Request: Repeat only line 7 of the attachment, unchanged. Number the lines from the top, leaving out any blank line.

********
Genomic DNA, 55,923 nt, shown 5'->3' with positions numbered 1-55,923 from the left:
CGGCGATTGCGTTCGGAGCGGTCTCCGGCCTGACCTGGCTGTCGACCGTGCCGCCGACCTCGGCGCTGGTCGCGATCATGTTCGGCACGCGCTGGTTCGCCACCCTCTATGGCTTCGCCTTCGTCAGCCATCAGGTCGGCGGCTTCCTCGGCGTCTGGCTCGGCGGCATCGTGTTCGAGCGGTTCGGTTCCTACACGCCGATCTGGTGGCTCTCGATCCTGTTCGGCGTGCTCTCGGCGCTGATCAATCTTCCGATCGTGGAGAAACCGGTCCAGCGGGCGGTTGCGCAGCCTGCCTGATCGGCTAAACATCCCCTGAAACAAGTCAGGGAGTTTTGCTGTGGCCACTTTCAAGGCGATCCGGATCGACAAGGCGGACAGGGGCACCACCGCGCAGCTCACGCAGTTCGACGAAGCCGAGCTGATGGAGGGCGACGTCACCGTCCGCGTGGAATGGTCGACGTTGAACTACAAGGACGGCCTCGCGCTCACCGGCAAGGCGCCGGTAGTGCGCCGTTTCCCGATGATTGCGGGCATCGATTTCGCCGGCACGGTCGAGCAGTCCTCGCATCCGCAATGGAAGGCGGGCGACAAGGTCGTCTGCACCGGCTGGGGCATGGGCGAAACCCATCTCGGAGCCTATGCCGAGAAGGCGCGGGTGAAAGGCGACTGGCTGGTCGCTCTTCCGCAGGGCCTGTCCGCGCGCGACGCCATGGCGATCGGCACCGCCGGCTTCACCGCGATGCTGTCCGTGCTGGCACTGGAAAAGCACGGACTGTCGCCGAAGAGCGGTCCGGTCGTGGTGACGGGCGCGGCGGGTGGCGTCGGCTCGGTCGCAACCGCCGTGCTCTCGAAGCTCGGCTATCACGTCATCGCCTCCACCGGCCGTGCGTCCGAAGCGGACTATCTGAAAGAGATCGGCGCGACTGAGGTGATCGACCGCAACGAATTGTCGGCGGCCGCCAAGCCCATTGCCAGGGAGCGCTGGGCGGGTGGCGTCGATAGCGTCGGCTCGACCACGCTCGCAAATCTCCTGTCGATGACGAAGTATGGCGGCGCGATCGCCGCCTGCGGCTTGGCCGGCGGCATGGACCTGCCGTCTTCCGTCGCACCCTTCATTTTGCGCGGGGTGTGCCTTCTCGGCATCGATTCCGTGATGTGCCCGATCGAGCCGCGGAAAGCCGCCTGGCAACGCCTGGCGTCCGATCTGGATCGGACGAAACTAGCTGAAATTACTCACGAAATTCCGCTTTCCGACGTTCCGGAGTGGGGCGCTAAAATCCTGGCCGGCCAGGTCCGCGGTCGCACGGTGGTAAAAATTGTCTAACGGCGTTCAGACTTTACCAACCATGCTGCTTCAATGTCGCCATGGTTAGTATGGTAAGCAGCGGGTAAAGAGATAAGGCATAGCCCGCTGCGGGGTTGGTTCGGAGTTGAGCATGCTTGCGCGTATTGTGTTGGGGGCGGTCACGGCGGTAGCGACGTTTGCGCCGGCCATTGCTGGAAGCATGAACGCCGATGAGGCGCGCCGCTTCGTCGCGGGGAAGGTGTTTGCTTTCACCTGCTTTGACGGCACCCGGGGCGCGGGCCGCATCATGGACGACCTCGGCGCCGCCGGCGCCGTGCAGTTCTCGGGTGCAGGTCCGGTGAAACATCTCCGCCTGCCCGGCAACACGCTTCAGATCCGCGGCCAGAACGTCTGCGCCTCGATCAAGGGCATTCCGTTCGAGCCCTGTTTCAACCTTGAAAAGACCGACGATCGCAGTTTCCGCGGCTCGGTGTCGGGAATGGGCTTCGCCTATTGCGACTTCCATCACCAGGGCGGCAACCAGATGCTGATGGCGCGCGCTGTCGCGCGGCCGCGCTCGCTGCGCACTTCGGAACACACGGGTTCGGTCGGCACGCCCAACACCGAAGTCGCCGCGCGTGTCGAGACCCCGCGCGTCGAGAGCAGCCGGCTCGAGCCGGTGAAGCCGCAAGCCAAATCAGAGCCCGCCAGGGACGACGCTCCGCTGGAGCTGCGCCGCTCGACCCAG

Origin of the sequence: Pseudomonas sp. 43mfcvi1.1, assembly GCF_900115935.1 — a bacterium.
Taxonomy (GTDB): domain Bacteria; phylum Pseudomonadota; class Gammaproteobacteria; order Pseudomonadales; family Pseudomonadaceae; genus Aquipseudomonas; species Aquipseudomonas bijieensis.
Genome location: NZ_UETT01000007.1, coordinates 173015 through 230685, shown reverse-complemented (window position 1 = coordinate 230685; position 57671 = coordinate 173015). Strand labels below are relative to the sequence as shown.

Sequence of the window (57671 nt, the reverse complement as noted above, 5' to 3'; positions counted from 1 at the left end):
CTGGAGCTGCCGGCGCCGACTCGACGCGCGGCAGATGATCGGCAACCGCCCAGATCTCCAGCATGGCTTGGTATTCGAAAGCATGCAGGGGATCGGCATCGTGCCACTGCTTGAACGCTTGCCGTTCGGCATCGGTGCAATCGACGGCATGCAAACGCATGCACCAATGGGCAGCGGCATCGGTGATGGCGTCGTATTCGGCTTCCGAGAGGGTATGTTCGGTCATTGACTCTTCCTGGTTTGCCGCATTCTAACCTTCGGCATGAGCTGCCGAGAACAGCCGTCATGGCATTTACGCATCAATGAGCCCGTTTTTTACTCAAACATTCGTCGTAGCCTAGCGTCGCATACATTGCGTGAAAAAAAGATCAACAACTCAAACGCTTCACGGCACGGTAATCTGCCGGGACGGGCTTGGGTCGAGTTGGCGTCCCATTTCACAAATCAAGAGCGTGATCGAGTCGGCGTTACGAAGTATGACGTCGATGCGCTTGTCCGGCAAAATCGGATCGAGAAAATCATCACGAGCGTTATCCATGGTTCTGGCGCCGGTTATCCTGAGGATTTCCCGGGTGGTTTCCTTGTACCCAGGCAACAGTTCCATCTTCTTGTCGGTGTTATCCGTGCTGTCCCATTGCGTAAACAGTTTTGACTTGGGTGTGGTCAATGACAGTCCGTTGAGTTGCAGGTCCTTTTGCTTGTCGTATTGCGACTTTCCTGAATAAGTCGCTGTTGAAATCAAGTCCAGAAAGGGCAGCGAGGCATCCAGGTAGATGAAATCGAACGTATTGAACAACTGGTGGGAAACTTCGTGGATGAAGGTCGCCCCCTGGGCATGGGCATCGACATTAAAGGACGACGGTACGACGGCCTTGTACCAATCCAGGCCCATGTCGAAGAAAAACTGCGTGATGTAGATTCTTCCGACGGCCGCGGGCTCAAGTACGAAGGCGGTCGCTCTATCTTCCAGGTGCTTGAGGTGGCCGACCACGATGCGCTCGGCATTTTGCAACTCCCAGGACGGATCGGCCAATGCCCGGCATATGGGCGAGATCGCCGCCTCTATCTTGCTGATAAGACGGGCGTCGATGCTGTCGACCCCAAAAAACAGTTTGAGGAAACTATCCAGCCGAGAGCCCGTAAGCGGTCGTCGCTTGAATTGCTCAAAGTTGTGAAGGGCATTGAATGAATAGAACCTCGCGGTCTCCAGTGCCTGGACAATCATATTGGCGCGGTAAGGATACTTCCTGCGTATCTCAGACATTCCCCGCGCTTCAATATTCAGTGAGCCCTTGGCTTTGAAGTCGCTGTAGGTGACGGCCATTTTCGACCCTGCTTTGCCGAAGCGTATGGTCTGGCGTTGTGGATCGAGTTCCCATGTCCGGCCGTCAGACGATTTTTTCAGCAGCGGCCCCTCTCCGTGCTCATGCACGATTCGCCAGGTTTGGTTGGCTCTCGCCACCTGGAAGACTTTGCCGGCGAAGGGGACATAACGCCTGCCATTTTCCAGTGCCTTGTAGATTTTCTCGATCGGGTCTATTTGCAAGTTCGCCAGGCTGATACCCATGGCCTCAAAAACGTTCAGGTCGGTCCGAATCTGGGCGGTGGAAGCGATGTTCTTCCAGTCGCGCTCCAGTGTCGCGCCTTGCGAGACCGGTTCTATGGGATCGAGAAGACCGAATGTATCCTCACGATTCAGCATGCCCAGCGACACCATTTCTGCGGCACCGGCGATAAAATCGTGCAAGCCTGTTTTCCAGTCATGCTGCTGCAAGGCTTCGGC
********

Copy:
CTGGAGCTGCCGGCGCCGACTCGACGCGCGGCAGATGATCGGCAACCGCCCAGATCTCCAGCATGGCTTGGTATTCGAAAGCATGCAGGGGATCGGCATCGTGCCACTGCTTGAACGCTTGCCGTTCGGCATCGGTGCAATCGACGGCATGCAAACGCATGCACCAATGGGCAGCGGCATCGGTGATGGCGTCGTATTCGGCTTCCGAGAGGGTATGTTCGGTCATTGACTCTTCCTGGTTTGCCGCATTCTAACCTTCGGCATGAGCTGCCGAGAACAGCCGTCATGGCATTTACGCATCAATGAGCCCGTTTTTTACTCAAACATTCGTCGTAGCCTAGCGTCGCATACATTGCGTGAAAAAAAGATCAACAACTCAAACGCTTCACGGCACGGTAATCTGCCGGGACGGGCTTGGGTCGAGTTGGCGTCCCATTTCACAAATCAAGAGCGTGATCGAGTCGGCGTTACGAAGTATGACGTCGATGCGCTTGTCCGGCAAAATCGGATCGAGAAAATCATCACGAGCGTTATCCATGGTTCTGGCGCCGGTTATCCTGAGGATTTCCCGGGTGGTTTCCTTGTACCCAGGCAACAGTTCCATCTTCTTGTCGGTGTTATCCGTGCTGTCCCATTGCGTAAACAGTTTTGACTTGGGTGTGGTCAATGACAGTCCGTTGAGTTGCAGGTCCTTTTGCTTGTCGTATTGCGACTTTCCTGAATAAGTCGCTGTTGAAATCAAGTCCAGAAAGGGCAGCGAGGCATCCAGGTAGATGAAATCGAACGTATTGAACAACTGGTGGGAAACTTCGTGGATGAAGGTCGCCCCCTGGGCATGGGCATCGACATTAAAGGACGACGGTACGACGGCCTTGTACCAATCCAGGCCCATGTCGAAGAAAAACTGCGTGATGTAGATTCTTCCGACGGCCGCGGGCTCAAGTACGAAGGCGGTCGCTCTATCTTCCAGGTGCTTGAGGTGGCCGACCACGATGCGCTCGGCATTTTGCAACTCCCAGGACGGATCGGCCAATGCCCGGCATATGGGCGAGATCGCCGCCTCTATCTTGCTGATAAGACGGGCGTCGATGCTGTCGACCCCAAAAAACAGTTTGAGGAAACTATCCAGCCGAGAGCCCGTAAGCGGTCGTCGCTTGAATTGCTCAAAGTTGTGAAGGGCATTGAATGAATAGAACCTCGCGGTCTCCAGTGCCTGGACAATCATATTGGCGCGGTAAGGATACTTCCTGCGTATCTCAGACATTCCCCGCGCTTCAATATTCAGTGAGCCCTTGGCTTTGAAGTCGCTGTAGGTGACGGCCATTTTCGACCCTGCTTTGCCGAAGCGTATGGTCTGGCGTTGTGGATCGAGTTCCCATGTCCGGCCGTCAGACGATTTTTTCAGCAGCGGCCCCTCTCCGTGCTCATGCACGATTCGCCAGGTTTGGTTGGCTCTCGCCACCTGGAAGACTTTGCCGGCGAAGGGGACATAACGCCTGCCATTTTCCAGTGCCTTGTAGATTTTCTCGATCGGGTCTATTTGCAAGTTCGCCAGGCTGATACCCATGGCCTCAAAAACGTTCAGGTCGGTCCGAATCTGGGCGGTGGAAGCGATGTTCTTCCAGTCGCGCTCCAGTGTCGCGCCTTGCGAGACCGGTTCTATGGGATCGAGAAGACCGAATGTATCCTCACGATTCAGCATGCCCAGCGACACCATTTCTGCGGCACCGGCGATAAAATCGTGCAAGCCTGTTTTCCAGTCATGCTGCTGCAAGGCTTCGGC